Ohio House to vote on ending requirements for concealed carry

Second Amendment

Republicans in the House expect to pass a law on Wednesday that would let Ohioans carry concealed firearms without a permit or training. 

Senate Bill 215 gives people 21 or older, who are legally allowed to own a gun, permission to conceal that weapon, no training or permit required. It also removes the requirement to tell officers about the weapon unless asked. 

Supporters say it’s how the Second Amendment should always have been applied. 

“Ohio’s current system is set up as a privilege, not a right,” said John Weber, the state director for the National Rifle Association, in February. “Constitutional carry simply allows a person who is otherwise legally able to possess and carry a firearm to do so in a manner of their choosing.”

But Democrats and police organizations worry the changes will make communities less safe. 

“This legislation puts Ohio law enforcement officials in the line of fire and makes them less safe,” Rep. Tavia Galonski, D-Akron, said. “We need to be taking steps to make our communities safer, and this dangerous bill does the opposite.”

Concealed carry in Ohio

Ohio legalized concealed carry in 2004, requiring adults to pass a background check, attend an approved safety class and fire their weapon at a range. 

The state doesn’t consider the total number of active license holders a public record, but a  Cincinnati Enquirer analysis from 2019 estimated that about 673,000 or one in 17 Ohioans has a CCW. 

And it’s a number that’s been growing as the required training hours have dropped. 

“The number of licenses renewed was 50% higher than the 2020 total and a record high for the program,” according to the attorney general’s 2021 report. 

Reaction from law enforcement

Law enforcement groups such as the Ohio Fraternal Order of Police have long opposed removing training requirements for concealed carry. 

“When you look at the numbers of revocations, suspensions and denials, those are serious numbers,” said Mike Weinmann, the director of government affairs for the Ohio FOP.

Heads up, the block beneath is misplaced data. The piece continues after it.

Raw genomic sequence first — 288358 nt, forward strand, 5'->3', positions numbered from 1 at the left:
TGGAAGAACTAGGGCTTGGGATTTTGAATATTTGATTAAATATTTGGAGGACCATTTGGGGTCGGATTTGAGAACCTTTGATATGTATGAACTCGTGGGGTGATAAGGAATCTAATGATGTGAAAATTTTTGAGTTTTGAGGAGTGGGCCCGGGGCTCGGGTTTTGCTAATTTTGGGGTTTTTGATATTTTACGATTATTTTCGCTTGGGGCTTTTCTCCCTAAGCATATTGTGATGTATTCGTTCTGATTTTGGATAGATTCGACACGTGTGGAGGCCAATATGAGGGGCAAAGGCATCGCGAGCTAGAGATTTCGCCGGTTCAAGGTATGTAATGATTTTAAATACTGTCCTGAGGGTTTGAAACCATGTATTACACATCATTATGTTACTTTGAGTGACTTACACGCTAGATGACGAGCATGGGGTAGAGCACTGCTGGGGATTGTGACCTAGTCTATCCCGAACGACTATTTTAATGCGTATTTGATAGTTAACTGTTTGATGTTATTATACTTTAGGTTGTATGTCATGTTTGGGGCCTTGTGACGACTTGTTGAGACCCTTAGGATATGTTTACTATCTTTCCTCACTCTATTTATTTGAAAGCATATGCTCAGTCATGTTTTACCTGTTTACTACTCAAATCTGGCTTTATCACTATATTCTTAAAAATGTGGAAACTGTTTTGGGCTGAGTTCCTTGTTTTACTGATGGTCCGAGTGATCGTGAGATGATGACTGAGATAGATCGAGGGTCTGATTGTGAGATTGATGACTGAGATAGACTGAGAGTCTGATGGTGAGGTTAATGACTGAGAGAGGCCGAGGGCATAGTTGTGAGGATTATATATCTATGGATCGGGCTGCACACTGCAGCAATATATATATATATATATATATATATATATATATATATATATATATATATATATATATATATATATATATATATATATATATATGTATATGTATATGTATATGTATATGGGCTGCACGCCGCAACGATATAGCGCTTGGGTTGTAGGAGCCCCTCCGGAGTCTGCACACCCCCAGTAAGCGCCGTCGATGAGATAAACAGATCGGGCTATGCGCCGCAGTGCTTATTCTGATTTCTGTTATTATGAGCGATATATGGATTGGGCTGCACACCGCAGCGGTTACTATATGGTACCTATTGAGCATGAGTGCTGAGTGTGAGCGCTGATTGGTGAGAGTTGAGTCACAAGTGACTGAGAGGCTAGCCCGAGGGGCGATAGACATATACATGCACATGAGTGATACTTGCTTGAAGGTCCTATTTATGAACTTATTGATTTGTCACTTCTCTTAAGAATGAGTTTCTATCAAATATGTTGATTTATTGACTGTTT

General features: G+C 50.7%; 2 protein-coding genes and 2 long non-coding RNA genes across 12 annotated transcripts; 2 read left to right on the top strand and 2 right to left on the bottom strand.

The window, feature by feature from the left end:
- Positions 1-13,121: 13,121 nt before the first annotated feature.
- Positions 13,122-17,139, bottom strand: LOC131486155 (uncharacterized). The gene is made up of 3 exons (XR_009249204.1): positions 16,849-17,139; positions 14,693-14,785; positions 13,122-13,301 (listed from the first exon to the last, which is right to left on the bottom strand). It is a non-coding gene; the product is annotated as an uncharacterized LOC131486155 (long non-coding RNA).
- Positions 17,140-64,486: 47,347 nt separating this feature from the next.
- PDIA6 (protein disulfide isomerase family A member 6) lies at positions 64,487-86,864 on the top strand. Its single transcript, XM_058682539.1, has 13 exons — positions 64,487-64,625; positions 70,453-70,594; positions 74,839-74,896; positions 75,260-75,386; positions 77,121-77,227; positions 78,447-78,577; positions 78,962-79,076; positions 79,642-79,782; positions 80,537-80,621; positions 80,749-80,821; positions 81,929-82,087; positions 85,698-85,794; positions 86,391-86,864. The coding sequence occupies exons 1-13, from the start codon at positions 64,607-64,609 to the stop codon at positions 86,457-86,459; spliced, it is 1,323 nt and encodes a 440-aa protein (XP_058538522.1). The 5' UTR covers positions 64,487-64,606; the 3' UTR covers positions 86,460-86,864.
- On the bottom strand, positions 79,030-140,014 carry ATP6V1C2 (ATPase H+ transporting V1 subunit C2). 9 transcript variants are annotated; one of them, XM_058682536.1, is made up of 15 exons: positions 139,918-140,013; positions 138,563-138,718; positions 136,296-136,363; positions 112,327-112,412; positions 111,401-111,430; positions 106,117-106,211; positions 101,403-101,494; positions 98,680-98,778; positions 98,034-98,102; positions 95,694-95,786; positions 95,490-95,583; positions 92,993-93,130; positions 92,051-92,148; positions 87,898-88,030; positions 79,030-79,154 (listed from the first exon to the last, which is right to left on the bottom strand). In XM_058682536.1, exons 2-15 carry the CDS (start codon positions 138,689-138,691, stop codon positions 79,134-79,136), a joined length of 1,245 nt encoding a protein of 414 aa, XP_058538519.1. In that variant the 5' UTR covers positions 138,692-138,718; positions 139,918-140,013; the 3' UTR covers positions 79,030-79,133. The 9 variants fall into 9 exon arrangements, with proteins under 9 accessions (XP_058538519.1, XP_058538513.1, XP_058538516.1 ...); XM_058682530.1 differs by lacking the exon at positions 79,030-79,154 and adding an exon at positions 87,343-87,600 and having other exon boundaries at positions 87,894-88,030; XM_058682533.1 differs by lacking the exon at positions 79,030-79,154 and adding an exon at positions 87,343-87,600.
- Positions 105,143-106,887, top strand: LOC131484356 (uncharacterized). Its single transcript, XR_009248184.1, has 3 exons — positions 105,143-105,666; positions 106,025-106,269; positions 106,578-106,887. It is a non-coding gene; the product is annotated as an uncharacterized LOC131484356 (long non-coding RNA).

Ohio issued about 203,000 concealed carry permits in 2021, according to the Attorney General’s annual report. It revoked 420 licenses for reasons such as felony convictions or mental incompetence and denied 2,668 applications. 

“And the number of regular-license denials was 50% higher than the 2020 total, marking a record high for the second consecutive year,” according to the report. 

“Now those folks will be able to carry concealed weapons,” Weinmann said. 

Democrats latched on these concerns, calling SB 215 anti-police. They questioned why Republicans who have long claimed to “back the blue” would vote for legislation that law enforcement doesn’t want. 

The bill’s Senate sponsor, Terry Johnson, said in February that law enforcement opposition isn’t “monolithic.”

For example, the Buckeye Sheriff’s Association didn’t oppose SB 215.  

“We took a neutral position because our biggest emphasis was on a duty to notify,” association director Robert Cornwell said. “We asked that a criminal penalty be placed on that, and it will be a criminal misdemeanor in the second degree.”

What happens next?

SB 215 won’t go to Gov. Mike DeWine’s desk if it passes in the House Wednesday. State representatives added some amendments that the senators will need to vote on first. 

House Speaker Bob Cupp, R-Lima, said, “hopefully it will be over in time for them to act on it if they wish.”

But Senate President Matt Huffman, R-Lima, said he isn’t sure whether there will be a concurrence Wednesday. His caucus wants to review the changes. 

Reporter Jessie Balmert contributed reporting to this article. 

Anna Staver is a reporter for the USA TODAY Network Ohio Bureau, which serves the Columbus Dispatch, Cincinnati Enquirer, Akron Beacon Journal and 18 other affiliated news organizations across Ohio.

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